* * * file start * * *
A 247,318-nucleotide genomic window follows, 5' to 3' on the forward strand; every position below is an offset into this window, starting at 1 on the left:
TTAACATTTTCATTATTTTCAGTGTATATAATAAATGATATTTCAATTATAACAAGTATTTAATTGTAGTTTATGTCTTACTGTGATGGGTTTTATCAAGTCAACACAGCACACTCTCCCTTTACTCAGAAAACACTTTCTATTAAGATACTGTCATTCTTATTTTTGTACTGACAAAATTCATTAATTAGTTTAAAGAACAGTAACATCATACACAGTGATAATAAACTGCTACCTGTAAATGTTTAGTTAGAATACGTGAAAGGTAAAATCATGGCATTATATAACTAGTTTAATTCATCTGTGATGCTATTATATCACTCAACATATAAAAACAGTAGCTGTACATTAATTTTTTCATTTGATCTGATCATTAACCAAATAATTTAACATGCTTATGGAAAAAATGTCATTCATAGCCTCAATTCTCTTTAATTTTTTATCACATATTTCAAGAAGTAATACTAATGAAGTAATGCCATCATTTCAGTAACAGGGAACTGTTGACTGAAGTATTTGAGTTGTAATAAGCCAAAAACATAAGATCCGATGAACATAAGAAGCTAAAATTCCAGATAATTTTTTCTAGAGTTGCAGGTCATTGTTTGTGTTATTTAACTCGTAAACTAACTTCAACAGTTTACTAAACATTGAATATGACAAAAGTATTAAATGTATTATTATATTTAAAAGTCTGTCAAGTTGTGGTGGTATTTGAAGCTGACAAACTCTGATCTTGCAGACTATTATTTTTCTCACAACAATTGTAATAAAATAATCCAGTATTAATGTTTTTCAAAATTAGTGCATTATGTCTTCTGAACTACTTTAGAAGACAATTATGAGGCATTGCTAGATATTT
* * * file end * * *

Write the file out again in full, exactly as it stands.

A 247,318-nucleotide genomic window follows, 5' to 3' on the forward strand; every position below is an offset into this window, starting at 1 on the left:
TTAACATTTTCATTATTTTCAGTGTATATAATAAATGATATTTCAATTATAACAAGTATTTAATTGTAGTTTATGTCTTACTGTGATGGGTTTTATCAAGTCAACACAGCACACTCTCCCTTTACTCAGAAAACACTTTCTATTAAGATACTGTCATTCTTATTTTTGTACTGACAAAATTCATTAATTAGTTTAAAGAACAGTAACATCATACACAGTGATAATAAACTGCTACCTGTAAATGTTTAGTTAGAATACGTGAAAGGTAAAATCATGGCATTATATAACTAGTTTAATTCATCTGTGATGCTATTATATCACTCAACATATAAAAACAGTAGCTGTACATTAATTTTTTCATTTGATCTGATCATTAACCAAATAATTTAACATGCTTATGGAAAAAATGTCATTCATAGCCTCAATTCTCTTTAATTTTTTATCACATATTTCAAGAAGTAATACTAATGAAGTAATGCCATCATTTCAGTAACAGGGAACTGTTGACTGAAGTATTTGAGTTGTAATAAGCCAAAAACATAAGATCCGATGAACATAAGAAGCTAAAATTCCAGATAATTTTTTCTAGAGTTGCAGGTCATTGTTTGTGTTATTTAACTCGTAAACTAACTTCAACAGTTTACTAAACATTGAATATGACAAAAGTATTAAATGTATTATTATATTTAAAAGTCTGTCAAGTTGTGGTGGTATTTGAAGCTGACAAACTCTGATCTTGCAGACTATTATTTTTCTCACAACAATTGTAATAAAATAATCCAGTATTAATGTTTTTCAAAATTAGTGCATTATGTCTTCTGAACTACTTTAGAAGACAATTATGAGGCATTGCTAGATATTT